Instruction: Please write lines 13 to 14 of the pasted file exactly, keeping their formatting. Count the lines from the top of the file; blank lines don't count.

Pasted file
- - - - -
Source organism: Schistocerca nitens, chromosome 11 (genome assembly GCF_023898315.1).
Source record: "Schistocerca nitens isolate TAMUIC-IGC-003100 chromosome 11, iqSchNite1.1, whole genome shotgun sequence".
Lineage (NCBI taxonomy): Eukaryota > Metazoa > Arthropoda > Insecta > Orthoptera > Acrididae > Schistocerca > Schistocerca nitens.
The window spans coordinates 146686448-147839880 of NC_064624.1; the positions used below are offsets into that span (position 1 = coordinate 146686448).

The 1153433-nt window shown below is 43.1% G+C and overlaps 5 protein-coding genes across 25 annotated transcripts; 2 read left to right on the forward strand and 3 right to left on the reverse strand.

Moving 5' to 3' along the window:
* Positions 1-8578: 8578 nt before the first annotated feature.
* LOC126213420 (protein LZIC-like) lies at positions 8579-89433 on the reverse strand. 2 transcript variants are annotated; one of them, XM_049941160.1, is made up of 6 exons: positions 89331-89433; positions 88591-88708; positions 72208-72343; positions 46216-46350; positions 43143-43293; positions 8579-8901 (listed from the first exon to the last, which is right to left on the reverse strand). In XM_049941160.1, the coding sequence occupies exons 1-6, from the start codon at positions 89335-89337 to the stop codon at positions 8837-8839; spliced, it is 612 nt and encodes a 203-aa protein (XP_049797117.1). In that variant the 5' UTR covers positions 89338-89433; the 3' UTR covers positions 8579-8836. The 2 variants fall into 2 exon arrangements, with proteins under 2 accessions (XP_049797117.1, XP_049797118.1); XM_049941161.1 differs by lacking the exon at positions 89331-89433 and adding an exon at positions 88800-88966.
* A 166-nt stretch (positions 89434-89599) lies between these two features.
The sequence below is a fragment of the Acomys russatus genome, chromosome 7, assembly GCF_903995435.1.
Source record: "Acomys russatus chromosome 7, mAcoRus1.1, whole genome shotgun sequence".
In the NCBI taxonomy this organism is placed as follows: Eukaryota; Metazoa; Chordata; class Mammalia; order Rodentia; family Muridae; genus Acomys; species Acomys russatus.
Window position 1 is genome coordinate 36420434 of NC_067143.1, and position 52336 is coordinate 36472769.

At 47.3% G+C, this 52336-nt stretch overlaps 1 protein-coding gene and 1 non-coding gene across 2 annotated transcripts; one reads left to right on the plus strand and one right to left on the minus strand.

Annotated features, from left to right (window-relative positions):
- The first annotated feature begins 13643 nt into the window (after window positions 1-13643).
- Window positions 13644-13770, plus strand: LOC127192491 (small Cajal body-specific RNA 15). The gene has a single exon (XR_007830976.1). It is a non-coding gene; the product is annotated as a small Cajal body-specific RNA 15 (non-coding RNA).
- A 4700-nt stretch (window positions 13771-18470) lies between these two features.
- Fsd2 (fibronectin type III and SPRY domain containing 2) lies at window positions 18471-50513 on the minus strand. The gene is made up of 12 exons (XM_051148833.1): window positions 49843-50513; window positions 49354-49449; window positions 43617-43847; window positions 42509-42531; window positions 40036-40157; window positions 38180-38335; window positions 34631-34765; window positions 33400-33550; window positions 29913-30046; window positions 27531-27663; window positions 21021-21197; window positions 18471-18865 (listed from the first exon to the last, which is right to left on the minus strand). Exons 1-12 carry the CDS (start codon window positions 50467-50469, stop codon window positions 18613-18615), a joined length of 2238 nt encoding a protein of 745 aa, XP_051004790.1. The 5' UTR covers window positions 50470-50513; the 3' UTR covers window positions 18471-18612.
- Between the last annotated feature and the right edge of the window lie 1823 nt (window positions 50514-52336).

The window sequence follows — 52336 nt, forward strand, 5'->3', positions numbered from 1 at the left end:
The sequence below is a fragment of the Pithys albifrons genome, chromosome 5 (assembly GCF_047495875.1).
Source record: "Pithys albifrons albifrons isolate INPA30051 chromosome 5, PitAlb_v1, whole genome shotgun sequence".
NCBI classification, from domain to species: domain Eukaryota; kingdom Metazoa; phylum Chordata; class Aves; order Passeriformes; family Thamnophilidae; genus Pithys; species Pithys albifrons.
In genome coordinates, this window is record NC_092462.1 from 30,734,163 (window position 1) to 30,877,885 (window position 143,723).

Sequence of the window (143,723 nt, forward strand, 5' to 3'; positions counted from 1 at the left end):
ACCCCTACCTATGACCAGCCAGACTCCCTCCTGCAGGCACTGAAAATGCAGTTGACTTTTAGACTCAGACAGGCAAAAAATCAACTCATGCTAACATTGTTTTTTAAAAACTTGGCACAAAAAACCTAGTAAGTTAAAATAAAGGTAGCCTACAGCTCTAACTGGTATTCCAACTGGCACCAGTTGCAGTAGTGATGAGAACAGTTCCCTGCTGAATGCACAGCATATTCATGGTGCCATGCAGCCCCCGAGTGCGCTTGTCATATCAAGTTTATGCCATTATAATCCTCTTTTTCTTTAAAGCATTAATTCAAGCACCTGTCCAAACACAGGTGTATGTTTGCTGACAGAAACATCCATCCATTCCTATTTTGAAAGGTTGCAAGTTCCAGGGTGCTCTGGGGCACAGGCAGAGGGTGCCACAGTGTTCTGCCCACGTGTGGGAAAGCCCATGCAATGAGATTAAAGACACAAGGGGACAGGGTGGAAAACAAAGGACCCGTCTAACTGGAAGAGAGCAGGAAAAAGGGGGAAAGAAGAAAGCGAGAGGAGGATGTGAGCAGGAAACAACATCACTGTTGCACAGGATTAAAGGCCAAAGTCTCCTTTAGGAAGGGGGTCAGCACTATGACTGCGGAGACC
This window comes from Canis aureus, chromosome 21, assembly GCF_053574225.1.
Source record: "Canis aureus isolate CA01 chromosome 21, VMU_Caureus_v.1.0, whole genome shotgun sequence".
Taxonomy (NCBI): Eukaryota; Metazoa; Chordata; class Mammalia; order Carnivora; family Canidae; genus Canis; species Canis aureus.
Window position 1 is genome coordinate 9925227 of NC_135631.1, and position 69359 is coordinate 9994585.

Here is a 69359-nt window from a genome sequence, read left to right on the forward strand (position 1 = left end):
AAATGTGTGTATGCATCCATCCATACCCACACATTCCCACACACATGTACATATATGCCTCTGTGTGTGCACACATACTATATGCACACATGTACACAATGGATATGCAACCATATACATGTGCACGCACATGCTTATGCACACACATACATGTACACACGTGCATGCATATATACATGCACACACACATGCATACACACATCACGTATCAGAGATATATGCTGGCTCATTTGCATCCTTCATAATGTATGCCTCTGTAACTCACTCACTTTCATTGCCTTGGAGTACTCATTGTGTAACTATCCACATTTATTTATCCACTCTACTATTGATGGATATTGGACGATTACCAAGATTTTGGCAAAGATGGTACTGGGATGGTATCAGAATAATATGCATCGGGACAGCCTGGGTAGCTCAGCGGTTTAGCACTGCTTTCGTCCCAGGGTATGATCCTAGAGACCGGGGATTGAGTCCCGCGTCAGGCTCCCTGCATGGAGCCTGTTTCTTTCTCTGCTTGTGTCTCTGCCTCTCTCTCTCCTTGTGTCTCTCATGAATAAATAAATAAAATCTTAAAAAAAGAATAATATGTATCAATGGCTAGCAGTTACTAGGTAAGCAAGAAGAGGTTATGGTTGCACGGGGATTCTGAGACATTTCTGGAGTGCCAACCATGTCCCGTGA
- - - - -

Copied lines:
Window position 1 is genome coordinate 36420434 of NC_067143.1, and position 52336 is coordinate 36472769.

At 47.3% G+C, this 52336-nt stretch overlaps 1 protein-coding gene and 1 non-coding gene across 2 annotated transcripts; one reads left to right on the plus strand and one right to left on the minus strand.